Here's what's happening more and more. And it just wrecks diversity. If you hold the wrong position on a certain social justice issue, people will be done with you. Here's what happened four years ago. And it happened on both sides of the political aisle. After the election, I was asked, "How could someone say they're a Christian and vote for {one or the other candidate}?" That broke my heart. There are people who, if you don't see things their way, will remove you like a statue of a Founding Father.

This hinders genuine relationship. When we can't be honest with each other, what are we left with? Where we're not free to air what we're thinking about or working through, what are we left with?

Sometimes it feels like we are losing our grip on God-given diversity. We are now developing a cult of atonement. Fifty years ago, a white person, thinking about the race problem, came away asking, "How can I help?" Today, the same person too often comes away asking, "How can I show that I am a moral person?" The trend now is, "I don't care that you've been working for decades to prevent the slaughter if innocent black babies at abortion clinics. I want to know how sorry you are for being white…for being an oppressor…for being responsible for systemic racism." That is not a celebration of diversity.

In genuine relationships, I have to be free to be wrong, and to have you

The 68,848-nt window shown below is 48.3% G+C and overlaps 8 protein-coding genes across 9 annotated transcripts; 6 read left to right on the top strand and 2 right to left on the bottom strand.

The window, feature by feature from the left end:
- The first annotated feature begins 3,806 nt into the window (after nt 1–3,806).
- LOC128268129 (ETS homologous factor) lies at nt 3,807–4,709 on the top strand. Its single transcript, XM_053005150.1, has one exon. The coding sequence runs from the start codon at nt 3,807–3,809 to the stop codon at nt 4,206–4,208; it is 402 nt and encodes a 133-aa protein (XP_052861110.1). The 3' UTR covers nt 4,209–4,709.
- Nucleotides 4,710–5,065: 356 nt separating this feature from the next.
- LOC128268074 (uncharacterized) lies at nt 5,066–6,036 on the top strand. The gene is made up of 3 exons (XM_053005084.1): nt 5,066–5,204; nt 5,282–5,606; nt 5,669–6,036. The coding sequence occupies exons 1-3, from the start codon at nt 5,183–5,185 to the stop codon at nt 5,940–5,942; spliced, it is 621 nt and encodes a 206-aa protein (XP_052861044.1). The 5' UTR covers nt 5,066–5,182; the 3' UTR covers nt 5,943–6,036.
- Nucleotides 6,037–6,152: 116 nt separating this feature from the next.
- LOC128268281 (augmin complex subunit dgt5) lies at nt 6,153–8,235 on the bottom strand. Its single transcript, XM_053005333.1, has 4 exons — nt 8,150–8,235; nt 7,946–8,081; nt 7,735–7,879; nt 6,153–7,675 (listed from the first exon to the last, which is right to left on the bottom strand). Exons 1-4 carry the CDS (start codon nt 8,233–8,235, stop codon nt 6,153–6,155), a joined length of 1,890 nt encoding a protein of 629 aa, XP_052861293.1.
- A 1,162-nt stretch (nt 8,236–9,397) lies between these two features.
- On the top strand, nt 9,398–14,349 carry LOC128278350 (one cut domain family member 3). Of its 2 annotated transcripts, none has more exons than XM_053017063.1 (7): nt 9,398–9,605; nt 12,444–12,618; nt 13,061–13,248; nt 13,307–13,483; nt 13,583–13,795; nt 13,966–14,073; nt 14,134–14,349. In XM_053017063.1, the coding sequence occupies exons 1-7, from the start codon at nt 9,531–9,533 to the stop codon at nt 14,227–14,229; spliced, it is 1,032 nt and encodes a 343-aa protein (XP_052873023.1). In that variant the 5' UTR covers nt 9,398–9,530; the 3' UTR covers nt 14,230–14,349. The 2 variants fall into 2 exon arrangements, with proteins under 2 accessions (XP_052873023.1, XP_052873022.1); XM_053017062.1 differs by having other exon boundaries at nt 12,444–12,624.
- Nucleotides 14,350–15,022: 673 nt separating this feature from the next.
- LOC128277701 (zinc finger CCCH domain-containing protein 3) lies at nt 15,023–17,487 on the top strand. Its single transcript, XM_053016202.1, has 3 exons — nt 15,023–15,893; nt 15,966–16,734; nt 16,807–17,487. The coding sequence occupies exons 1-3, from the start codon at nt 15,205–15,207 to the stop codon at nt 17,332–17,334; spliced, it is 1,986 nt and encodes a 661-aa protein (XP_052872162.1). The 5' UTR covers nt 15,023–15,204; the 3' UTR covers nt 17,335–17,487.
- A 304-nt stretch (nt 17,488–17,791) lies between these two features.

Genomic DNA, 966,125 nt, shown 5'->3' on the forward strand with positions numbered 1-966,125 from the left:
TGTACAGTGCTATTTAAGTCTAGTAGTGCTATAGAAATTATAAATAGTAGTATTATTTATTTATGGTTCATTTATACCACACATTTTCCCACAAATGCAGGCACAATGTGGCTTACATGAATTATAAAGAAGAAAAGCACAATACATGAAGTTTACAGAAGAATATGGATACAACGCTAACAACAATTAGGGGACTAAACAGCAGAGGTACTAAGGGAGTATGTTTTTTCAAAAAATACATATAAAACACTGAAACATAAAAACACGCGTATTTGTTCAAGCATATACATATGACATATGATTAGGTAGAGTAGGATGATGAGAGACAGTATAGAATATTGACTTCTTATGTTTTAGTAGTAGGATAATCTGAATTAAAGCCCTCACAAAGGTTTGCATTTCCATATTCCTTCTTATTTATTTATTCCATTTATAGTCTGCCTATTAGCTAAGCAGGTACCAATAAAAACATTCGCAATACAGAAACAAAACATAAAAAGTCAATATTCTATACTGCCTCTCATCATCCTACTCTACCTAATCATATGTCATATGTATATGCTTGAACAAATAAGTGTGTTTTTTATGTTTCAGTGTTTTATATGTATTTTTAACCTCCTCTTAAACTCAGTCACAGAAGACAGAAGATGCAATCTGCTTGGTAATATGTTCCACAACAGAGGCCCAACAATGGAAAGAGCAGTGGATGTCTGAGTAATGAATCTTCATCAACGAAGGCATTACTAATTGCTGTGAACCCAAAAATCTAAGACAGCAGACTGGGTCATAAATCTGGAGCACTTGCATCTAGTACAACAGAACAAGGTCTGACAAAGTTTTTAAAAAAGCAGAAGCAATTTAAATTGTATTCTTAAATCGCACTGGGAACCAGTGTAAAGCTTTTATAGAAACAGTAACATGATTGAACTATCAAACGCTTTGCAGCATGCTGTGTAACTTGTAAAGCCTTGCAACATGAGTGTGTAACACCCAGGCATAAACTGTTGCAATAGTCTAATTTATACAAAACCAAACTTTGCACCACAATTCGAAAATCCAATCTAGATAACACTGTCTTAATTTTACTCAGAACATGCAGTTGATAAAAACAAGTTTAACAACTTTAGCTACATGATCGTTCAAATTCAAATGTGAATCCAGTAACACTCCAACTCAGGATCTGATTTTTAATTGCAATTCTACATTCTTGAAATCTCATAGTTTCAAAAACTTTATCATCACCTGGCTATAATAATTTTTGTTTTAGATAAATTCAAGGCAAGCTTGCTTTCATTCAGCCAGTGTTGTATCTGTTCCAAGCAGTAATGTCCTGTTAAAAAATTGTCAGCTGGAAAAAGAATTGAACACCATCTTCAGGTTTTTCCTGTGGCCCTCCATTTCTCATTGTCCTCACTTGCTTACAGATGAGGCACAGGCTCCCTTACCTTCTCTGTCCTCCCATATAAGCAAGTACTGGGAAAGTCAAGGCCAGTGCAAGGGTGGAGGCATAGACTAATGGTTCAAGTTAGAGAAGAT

love me and correct me and not dismiss my whole person.

The great joy of diversity is that we are united in Christ to serve him and

give him glory and honor and praise. And God is bringing together great

groups of people in every part of the world to do this.

Make no mistake. There are great ills, great sin, great problems, great wrongs, that need to be rectified. But God has given us a way to deal with these things - to rectify these things. God has given us His all-sufficient Word to deal with these things. We need to trust in the Word of God. Not our feelings. Not our inclinations. Not our own personal assumptions or opinions. But the Word of God. Let us do what the book says:

If I speak in the tongues of men and of angels, but have not love, I am a noisy gong or a clanging cymbal. And if I have prophetic powers, and understand all mysteries and all knowledge, and if I have all faith, so as to remove mountains, but have not love, I am nothing. If I give away all I have, and if I deliver up my body to be burned, but have not love, I gain nothing.

Love is patient and kind; love does not envy or boast; it is not arrogant or rude. It does not insist on its own way; it is not irritable or resentful; it does not rejoice at wrongdoing, but rejoices with the truth. Love bears all things, believes all things, hopes all things, endures all things.

- 1 Corinthians 13:1-7

So let us speak to the great ills and evils and sins of our day. Let us proclaim and trust in the gospel of Christ above all else. And let us never, ever forget that all have sinned and fallen short of the glory of God. And that we are all in desperate need of His grace.

How beautiful is the diversity of His saints, who are called according to His purpose.